Pop culture obsessives writing for the pop culture obsessed.
Pop culture obsessives writing for the pop culture obsessed.
Illustration for article titled Good Deeds

Following up his histrionic mangling of Ntozake Shange’s For Colored Girls…, Tyler Perry keeps a straight face for Good Deeds, the story of a successful businessman whose run-in with a homeless single mom leads him to question his preprogrammed life. As Wesley Deeds—get it?—Perry is stripped of Madea’s fat suit and fright wig, but his performance is so muted, he might as well be swaddled in cloth.

A fifth-generation Ivy League legacy, Perry’s character is to the manor born, but running the family software concern comes with its share of upscale headaches. A competitor has just poached his biggest client, and Perry’s resentful brother (Brian White) never misses an opportunity to blow his top, whether he’s blowing a business deal or unloading on a woman parked in Perry’s private spot. The latter tantrum doubles as a meet-uncute for Perry and Thandie Newton, who’s looking for a salary advance to keep her and her 6-year-old daughter (Jordenn Thompson) off the street. Unfortunately, the IRS is already garnishing Newton’s wages, so by the day’s end, they’re homeless, with the girl sleeping in a supply closet while her mother works the night shift cleaning Perry’s office.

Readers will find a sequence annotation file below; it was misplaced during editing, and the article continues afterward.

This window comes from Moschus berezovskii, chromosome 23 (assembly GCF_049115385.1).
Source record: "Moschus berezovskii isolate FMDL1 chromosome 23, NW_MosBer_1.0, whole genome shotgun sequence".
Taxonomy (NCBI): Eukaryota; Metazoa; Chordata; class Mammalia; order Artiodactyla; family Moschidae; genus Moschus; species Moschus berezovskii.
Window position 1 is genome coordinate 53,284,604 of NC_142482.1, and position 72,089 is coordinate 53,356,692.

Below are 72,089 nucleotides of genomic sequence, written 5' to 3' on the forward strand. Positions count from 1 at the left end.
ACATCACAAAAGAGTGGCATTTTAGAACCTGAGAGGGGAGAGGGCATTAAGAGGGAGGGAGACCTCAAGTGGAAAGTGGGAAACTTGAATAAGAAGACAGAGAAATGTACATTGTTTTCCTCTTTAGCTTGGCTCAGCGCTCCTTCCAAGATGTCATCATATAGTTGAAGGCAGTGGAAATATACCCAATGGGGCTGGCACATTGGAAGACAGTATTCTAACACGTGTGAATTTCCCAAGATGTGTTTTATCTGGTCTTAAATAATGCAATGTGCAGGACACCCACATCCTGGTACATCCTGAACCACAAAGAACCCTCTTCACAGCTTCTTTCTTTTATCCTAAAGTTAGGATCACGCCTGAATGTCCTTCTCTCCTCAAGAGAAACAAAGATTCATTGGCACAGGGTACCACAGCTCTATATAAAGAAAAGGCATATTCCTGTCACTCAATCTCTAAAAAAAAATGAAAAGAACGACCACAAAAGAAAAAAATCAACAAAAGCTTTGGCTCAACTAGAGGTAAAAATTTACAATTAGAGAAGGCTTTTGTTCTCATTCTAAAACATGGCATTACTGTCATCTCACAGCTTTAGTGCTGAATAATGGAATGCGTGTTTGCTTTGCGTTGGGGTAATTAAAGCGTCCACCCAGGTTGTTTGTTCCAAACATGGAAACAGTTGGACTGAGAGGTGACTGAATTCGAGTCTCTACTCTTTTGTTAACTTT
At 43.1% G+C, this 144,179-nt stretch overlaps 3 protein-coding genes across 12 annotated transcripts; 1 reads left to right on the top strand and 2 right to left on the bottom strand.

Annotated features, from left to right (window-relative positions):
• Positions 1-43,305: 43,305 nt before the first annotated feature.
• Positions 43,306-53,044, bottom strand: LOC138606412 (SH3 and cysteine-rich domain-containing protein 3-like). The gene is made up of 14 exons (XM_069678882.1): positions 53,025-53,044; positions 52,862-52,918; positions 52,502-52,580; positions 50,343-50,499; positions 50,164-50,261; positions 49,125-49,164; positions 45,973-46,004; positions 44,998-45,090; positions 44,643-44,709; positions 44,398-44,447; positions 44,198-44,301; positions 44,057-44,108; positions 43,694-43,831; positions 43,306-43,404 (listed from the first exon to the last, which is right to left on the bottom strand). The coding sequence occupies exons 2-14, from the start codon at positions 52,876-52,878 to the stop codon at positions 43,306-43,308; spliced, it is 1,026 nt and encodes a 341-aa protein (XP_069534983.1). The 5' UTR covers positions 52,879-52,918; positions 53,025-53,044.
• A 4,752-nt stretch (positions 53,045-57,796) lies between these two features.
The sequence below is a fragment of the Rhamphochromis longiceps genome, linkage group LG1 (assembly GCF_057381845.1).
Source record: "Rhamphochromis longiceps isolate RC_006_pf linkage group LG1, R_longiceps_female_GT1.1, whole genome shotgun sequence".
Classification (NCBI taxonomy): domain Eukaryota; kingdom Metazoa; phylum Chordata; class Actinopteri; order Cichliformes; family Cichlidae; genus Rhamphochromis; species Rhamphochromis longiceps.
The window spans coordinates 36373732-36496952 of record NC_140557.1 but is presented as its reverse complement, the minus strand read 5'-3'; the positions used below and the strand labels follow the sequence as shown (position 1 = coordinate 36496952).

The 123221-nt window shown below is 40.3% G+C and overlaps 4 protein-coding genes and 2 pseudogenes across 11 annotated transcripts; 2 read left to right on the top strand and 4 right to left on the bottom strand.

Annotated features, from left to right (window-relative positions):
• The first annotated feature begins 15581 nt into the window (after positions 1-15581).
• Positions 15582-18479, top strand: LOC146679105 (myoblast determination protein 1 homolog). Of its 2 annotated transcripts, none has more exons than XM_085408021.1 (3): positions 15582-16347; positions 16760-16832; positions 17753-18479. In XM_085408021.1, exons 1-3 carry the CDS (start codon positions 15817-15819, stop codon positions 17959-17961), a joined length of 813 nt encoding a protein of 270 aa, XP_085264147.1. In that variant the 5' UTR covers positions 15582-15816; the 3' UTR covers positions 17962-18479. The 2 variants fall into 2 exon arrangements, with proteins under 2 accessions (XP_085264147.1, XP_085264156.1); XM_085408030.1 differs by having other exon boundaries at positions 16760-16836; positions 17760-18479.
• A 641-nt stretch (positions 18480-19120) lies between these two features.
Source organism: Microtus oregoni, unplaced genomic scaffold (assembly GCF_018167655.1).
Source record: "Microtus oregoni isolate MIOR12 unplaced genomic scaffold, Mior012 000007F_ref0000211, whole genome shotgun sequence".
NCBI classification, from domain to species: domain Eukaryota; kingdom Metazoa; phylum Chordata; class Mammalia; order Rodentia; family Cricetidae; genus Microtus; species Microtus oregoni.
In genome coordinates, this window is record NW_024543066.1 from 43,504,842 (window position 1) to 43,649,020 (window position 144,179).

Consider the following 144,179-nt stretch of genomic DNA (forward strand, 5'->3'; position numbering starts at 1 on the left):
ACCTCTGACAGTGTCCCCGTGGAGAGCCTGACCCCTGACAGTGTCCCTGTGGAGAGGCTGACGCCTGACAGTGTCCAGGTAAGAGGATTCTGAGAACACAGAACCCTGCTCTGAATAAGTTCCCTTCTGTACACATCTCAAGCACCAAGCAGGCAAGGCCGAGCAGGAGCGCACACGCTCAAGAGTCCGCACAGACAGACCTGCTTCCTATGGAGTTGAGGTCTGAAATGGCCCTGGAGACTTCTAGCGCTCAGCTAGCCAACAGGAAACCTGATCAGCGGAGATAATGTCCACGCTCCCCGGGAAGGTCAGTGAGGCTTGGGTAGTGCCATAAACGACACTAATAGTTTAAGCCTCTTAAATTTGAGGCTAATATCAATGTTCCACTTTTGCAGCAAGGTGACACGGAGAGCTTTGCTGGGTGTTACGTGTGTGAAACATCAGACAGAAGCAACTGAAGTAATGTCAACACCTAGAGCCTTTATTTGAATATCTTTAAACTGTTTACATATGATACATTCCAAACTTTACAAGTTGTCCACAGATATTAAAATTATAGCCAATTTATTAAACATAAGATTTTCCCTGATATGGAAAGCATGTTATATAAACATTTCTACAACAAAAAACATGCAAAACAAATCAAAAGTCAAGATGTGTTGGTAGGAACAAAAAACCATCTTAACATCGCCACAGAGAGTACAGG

Although Perry’s character can trace his ancestry back to his father’s African tribe, he’s drifted far from his roots. When he busts Newton making personal calls on the job, she asks if he’s going to “run tell massa,” not knowing that the “old white man” who runs the business is Perry himself. His curiosity piqued, he sneaks a look at Newton’s iPod, then wonders what this “two-p-a-c” is all about. Notwithstanding the Africa-shaped earrings dangling from Newton’s lobes, or the place a trip to the motherland plays in the climax, the film doesn’t coherently explore this theme, but its subconscious persistence is more intriguing than the movie’s painfully worked-out plot points.

Although Good Deeds preaches sympathy for the working class, Perry writes like a one-percenter, with a risibly generic, outdated grasp of life below the poverty line. He isn’t much better with the lives of the wealthy, who work powerful-sounding but nondescript jobs and see each other off at airport gates as if the Twin Towers still stood. By Perry’s standards, it’s a high-toned production, which means it doesn’t look as if were shot during downtime on a soap-opera set, but it’s still as blurry as a fifth-generation copy.